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How Does Your Provider Measure Up? “Report Cards” Ranking Provider and Supplier Performance Coming Soon

Earlier this week, the Centers for Medicare and Medicaid Services released a proposed rule that would make Medicare information regarding provider cost and quality available to certain organizations. The non-identifying claims data would be used to produce public reporting on physicians, hospitals and other healthcare providers to enable consumers and employers to select higher-quality, lower-cost physicians. The Medicare data would be combined with claims data from the private sector and allow consumers and employers to determine which providers and facilities provide the highest-quality at the lowest cost.

The rules include provisions to protect the data. Only entities that have the ability to process the data accurately and combine it with private sector claims records are eligible to receive the information. CMS envisions the end result will be quality reports that are representative of overall provider performance. By releasing this data, CMS hopes to offer employers, consumers and even providers themselves with a complete, rather than partial picture of quality performance. The combination of Medicare with private sector data will hopefully offer a more comprehensive picture of a providers overall performance, and not just pinpoint a subset of his/her patient population.

In the rule, CMS proposes to provide extracts from Medicare Parts A, B and D claims data to qualified entities only if they already have claims data from other sources available. Qualified entities would be required to publicly report their results and would need to share with providers and suppliers prior to release to ensure the accuracy of data and accept any corrections. CMS believes that this initiative, combined with other quality programs such as Hospital Value-Based Purchasing, will lead to more informed and engaged consumers.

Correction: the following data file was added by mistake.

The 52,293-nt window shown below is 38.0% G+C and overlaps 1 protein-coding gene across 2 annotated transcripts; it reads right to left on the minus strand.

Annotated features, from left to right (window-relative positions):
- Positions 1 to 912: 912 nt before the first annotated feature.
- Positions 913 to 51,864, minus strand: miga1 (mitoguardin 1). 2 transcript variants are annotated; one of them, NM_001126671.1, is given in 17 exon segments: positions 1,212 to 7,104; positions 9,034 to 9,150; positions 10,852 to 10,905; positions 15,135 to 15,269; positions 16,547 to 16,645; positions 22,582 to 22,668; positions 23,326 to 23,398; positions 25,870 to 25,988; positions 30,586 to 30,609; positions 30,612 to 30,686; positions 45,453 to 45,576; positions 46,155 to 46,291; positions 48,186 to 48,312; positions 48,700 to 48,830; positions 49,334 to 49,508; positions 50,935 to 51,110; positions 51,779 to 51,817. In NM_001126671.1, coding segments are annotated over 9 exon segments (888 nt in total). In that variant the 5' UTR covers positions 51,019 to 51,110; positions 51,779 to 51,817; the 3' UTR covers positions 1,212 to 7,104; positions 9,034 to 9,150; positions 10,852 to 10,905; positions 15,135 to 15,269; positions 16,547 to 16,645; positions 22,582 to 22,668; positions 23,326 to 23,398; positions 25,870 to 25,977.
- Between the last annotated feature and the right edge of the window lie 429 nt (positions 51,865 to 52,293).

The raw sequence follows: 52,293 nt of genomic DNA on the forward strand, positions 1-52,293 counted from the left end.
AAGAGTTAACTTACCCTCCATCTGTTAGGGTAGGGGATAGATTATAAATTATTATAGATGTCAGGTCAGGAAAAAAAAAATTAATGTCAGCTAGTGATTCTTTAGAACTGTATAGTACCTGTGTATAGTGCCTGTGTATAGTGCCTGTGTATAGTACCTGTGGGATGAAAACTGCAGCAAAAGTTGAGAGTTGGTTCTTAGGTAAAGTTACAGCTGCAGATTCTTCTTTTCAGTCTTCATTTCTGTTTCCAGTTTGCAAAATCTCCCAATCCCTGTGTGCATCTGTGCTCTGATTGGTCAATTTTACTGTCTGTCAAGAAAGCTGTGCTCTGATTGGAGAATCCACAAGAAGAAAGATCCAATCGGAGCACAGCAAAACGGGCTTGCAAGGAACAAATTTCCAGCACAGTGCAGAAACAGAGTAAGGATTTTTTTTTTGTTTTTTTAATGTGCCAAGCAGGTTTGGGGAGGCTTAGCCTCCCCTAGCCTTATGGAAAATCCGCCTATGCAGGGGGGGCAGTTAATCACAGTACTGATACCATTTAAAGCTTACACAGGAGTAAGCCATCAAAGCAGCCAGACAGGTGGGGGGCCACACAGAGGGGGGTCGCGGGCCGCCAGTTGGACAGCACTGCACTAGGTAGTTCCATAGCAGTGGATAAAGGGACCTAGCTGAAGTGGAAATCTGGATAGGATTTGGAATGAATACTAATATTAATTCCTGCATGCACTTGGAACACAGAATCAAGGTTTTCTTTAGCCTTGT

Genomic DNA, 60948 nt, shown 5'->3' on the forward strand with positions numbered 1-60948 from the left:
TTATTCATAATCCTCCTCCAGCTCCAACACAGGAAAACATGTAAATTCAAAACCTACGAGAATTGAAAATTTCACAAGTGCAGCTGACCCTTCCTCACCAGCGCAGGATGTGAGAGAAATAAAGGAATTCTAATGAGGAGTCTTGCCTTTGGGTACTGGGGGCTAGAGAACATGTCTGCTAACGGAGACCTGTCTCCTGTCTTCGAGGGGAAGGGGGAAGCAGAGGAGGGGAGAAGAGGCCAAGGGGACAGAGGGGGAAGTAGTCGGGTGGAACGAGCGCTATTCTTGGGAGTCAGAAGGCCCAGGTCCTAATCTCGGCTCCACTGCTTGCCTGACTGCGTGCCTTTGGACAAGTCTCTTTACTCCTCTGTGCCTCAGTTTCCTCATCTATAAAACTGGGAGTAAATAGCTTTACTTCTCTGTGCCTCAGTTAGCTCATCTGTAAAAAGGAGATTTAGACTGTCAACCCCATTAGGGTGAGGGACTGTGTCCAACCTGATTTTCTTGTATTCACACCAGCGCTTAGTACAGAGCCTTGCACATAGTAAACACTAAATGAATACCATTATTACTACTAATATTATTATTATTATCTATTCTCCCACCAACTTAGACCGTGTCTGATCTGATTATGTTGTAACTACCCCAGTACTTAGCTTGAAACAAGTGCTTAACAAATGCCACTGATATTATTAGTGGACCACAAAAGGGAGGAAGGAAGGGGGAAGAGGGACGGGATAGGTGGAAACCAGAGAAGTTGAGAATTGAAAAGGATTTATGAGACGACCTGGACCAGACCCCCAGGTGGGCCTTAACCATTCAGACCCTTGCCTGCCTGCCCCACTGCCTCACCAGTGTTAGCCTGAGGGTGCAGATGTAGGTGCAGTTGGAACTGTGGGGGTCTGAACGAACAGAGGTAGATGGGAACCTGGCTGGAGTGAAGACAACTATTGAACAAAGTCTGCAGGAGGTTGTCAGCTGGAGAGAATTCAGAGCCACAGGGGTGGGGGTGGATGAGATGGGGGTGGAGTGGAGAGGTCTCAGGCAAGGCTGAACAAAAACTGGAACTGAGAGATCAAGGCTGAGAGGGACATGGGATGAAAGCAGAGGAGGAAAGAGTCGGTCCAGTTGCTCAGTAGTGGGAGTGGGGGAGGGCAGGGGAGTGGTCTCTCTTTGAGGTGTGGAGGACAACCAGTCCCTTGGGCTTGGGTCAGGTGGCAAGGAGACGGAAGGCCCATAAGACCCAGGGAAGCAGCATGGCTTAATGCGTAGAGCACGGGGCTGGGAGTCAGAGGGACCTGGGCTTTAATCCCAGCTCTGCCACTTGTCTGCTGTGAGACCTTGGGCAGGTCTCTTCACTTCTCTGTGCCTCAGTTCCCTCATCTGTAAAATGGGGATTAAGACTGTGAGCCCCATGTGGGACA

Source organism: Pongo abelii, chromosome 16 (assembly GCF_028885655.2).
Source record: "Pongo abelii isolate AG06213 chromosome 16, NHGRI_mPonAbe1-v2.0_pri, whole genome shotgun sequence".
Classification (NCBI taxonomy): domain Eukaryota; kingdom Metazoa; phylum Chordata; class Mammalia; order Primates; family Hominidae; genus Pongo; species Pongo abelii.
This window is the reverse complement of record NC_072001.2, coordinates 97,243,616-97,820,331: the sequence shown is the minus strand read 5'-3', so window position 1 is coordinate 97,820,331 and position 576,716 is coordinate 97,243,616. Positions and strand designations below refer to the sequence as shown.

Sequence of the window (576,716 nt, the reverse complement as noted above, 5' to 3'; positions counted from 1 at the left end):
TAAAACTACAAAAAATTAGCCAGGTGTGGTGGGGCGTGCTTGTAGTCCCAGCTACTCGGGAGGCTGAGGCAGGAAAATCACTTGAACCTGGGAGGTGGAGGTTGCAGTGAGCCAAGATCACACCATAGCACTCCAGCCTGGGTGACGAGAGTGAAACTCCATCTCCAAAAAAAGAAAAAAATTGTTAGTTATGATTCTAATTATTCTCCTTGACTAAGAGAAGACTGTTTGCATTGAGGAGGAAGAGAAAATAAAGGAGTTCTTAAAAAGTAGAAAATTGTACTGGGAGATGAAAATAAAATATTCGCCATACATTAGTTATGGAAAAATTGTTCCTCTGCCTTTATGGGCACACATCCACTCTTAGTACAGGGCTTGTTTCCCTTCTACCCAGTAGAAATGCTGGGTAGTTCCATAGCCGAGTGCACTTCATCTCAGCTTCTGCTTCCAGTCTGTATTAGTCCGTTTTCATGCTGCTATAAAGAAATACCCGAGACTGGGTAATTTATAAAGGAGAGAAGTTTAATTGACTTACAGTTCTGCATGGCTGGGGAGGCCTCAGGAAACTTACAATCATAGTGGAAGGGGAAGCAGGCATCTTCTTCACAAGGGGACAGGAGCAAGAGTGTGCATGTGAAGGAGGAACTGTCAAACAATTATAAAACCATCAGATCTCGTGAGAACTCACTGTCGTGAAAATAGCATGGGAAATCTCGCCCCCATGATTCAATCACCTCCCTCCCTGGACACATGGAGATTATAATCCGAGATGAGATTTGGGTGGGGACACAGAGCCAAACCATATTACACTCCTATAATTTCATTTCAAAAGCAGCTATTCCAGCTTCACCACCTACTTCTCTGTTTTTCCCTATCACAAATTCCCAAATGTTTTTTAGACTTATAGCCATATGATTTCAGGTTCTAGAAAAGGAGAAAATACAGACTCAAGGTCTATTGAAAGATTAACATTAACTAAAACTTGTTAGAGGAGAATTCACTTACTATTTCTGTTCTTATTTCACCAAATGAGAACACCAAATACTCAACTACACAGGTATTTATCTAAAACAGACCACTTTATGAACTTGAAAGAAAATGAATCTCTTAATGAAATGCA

We applaud CMS for their decision to make this data available to certain entities. We’ve been long-time fans of the Dartmouth Atlas of Health Care, a tool used to evaluate the efficiency and effectiveness of how medical resources are distributed and used in the United States. The Atlas has pointed out geographic differences in national, regional and local markets and has been used to improve the understanding of how healthcare is consumed and delivered in our country. Unlike the new proposed rule, the data in the Dartmouth Atlas only contains Medicare data. We believe that if analyzed and incorporated correctly, this proposed rule has the potential to take what The Dartmouth Atlas has been doing for the last twenty years to a whole new level.

Marc Ryan

Marc S. Ryan serves as MedHOK’s Chief Strategy and Compliance Officer. During his career, Marc has served a number of health plans in executive-level regulatory, compliance, business development, and operations roles. He has launched and operated plans with Medicare, Medicaid, Commercial and Exchange lines of business. Marc was the Secretary of Policy and Management and State Budget Director of Connecticut, where he oversaw all aspects of state budgeting and management. In this role, Marc created the state’s Medicaid and SCHIP managed care programs and oversaw its state employee and retiree health plans. He also created the state’s long-term care continuum program. Marc was nominated by then HHS Secretary Tommy Thompson to serve on a panel of state program experts to advise CMS on aspects of Medicare Part D implementation. He also was nominated by Florida’s Medicaid Secretary to serve on the state’s Medicaid Reform advisory panel.

Marc graduated cum laude from the Edmund A. Walsh School of Foreign Service at Georgetown University with a Bachelor of Science in Foreign Service. He received a Master of Public Administration, specializing in local government management and managed healthcare, from the University of New Haven. He was inducted into Sigma Beta Delta, a national honor society for business, management, and administration.

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